When Marvel first announced an ongoing Scarlet Witch series from writer James Robinson, there was a conspicuous lack of an artist attached. On the one hand, it was a bad sign; announcing books without artists tends to devalue the role of artists. On the other hand, it was also a good sign; it spoke to Marvel's efforts to put the right artists on the right books, and perhaps specifically to assign diverse talent to diverse books, like artist Natacha Bustos on Moon Girl & Devil Dinosaur, and writer Jose Molina on the Santerians revival.

To that end, a lot of fans were hoping Wanda Maximoff's first solo series would not come from an all-male creative team. The good news is that those fans have got their wish, with Vanesa R. Del Rey now joining Robinson on the title. The bad news is that it's only for one issue.

The announcement came via Newsarama, which also revealed David Aja as the series' cover artist. You can check out the first issue cover above. Kevin Wada previously provided an image that showcases his design for the character's new costume.

Kevin Wada


Del Rey is a tremendous talent best known for her work on Hit at Boom with writer Bryce Carlson; her previous Marvel credits include a Once Upon A Time special, and covers and pin-ups for titles including Black Widow and Wolverine & The X-Men. She also provided pencils for a recent issue of DC's Constantine: The Hellblazer. Her exquisite linework has an emotional weight that promises fraught times ahead for the Scarlet Witch.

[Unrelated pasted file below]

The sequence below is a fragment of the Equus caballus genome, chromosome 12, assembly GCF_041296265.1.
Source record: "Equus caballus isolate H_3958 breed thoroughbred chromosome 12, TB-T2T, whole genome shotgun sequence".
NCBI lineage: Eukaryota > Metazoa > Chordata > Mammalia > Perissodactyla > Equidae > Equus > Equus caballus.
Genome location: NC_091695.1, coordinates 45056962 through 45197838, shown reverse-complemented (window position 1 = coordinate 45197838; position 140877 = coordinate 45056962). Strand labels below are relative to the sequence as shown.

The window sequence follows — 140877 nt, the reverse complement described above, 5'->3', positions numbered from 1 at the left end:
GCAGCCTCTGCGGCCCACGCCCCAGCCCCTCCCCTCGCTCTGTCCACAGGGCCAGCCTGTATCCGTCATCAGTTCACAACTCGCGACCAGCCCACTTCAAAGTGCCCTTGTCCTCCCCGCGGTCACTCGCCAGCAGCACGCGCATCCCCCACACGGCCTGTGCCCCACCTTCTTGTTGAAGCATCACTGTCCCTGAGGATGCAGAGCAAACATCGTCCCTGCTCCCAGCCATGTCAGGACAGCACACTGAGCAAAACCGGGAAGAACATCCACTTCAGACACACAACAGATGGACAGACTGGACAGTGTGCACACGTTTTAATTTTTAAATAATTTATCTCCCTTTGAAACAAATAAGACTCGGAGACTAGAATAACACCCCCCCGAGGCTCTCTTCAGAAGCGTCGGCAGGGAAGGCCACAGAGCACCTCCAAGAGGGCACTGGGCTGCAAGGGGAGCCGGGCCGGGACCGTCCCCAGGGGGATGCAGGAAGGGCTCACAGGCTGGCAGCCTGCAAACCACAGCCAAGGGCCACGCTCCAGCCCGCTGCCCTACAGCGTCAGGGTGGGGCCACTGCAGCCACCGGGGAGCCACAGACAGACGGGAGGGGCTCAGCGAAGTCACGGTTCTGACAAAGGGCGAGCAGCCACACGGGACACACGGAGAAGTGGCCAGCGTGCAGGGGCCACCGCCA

But only for one issue, and then, who knows? Robinson has suggested that the art for Scarlet Witch will change with each story, with the first and perhaps subsequent issues as standalone stories. That's an interesting experiment if every story is written to its artists' strengths, and every artist is of Del Rey's caliber. It'll be a lot less compelling if it becomes The Marvel Cavalcade of Whoever's Available.


From 'Hit'. Art by Vanesa R. Del Rey


If Marvel is smart, all the artists will be women. Maybe that's the plan, but maybe Marvel knows better than to make that promise up front.

In an earlier interview with Newsarama, Robinson suggested that the story of Scarlet Witch would focus on witchcraft, womanhood, and an emerging threat to witches everywhere, with the spectral Agatha Harnkess acting as Jaga to Wanda's Lion-O. (He didn't use those exact words.) A 'witch of the month' approach could make good use of an ever-changing art team.

Even so, such an approach doesn't need to be applied too widely. Artists already have less ownership of the titles they're assigned to at Marvel, with production schedules built around the writers who then become lead or even sole architects of their titles. This is in spite of the fact that Marvel's best titles have almost always been ones with a strong aesthetic tied to a specific artist or art team.